In this regard, it is significant that in the courts’ many decisions on the equality right of homosexuals, evidence of such discrimination has never been introduced or argued before the courts. Rather, the courts have based their decisions on homosexuals’ equality rights, solely on the assertion of such discrimination by the homosexuals themselves. That is, evidence, such as credible data, has never been introduced to support their claim of discrimination. Instead, the Canadian courts have accepted, as a fact, that homosexuals experience disadvantages because of supposed stereotyping and prejudice. This unthinking presumption by the courts is an indication of their lack of impartiality on the homosexual issue.

Moreover, this interpretation of “equality” by the courts, unfortunately, does not mean “equality” as reasonably understood, but instead has come to mean an entitlement given to favoured groups by the court.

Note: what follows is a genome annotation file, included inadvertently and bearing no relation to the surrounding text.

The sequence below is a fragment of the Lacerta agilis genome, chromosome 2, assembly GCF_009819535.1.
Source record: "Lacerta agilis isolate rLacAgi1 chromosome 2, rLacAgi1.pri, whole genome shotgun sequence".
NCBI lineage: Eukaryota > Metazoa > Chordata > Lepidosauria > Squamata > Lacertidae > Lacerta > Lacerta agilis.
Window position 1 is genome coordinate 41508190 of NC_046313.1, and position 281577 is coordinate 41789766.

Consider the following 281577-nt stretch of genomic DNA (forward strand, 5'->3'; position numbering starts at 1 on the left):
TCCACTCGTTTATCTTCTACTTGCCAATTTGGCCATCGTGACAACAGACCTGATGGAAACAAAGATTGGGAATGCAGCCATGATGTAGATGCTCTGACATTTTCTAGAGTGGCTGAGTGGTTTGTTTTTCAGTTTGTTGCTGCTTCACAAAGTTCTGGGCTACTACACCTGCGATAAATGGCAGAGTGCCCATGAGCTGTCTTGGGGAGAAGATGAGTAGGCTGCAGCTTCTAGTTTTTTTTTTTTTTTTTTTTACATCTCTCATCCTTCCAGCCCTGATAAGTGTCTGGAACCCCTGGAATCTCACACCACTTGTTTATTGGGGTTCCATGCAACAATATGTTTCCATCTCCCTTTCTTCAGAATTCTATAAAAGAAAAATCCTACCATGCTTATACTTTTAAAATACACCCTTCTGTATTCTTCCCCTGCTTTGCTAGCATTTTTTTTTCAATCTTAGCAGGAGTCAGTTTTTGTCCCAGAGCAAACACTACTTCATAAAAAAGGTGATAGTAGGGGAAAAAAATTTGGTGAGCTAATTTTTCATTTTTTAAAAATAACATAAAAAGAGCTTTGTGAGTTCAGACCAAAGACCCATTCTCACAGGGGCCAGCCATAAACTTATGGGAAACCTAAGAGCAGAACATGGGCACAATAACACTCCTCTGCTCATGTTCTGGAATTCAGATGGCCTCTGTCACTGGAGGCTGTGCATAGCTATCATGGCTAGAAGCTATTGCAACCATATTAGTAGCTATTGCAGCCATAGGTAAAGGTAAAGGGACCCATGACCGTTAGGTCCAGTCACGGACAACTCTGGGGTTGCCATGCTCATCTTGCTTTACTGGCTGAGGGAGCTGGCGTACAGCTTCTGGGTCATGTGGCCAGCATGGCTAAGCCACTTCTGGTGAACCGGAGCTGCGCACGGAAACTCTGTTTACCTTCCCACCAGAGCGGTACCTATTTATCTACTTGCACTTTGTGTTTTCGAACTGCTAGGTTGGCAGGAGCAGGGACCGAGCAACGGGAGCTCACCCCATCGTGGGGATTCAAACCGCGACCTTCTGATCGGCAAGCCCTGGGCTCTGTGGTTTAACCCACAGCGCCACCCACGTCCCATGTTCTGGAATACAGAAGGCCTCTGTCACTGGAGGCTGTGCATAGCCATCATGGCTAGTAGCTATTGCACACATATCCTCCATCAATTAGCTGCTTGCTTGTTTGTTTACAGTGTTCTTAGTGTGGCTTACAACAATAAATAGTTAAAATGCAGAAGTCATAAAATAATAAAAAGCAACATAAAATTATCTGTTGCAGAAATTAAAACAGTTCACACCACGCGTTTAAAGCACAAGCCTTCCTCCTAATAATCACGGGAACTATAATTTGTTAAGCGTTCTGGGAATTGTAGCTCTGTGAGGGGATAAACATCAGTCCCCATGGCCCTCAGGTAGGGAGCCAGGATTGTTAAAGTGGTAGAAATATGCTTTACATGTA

It was this interpretation of “equality” that gave theOntario Divisional Courtin 2001, the opportunity to declare that same-sex unions be recognized as legal marriages. How else can one explain Mr. Justice Robert Blair in theOntariomarriage case concluding that “child bearing and companionship” are the sole defining characteristics of marriage, or the conclusion of Mr. Justice Harry LaForme in that same decision, that the sole purpose of marriage is to provide a “social stamp of approval and acceptance for an adult relationship?” With these simplistic conclusions, the court had no difficulty in deciding that homosexuals’ “human dignity” and “feelings” of self worth were undermined by their inability to enter into legal marriages, and were, therefore, unable to achieve a “social stamp of approval” for their relationships. Such a conclusion, however, ignores the intensive historical, sociological and anthropological evidence establishing the nature and purpose of marriage – the very foundation of society, the heterosexual nature of which transcends cultures, religions and time.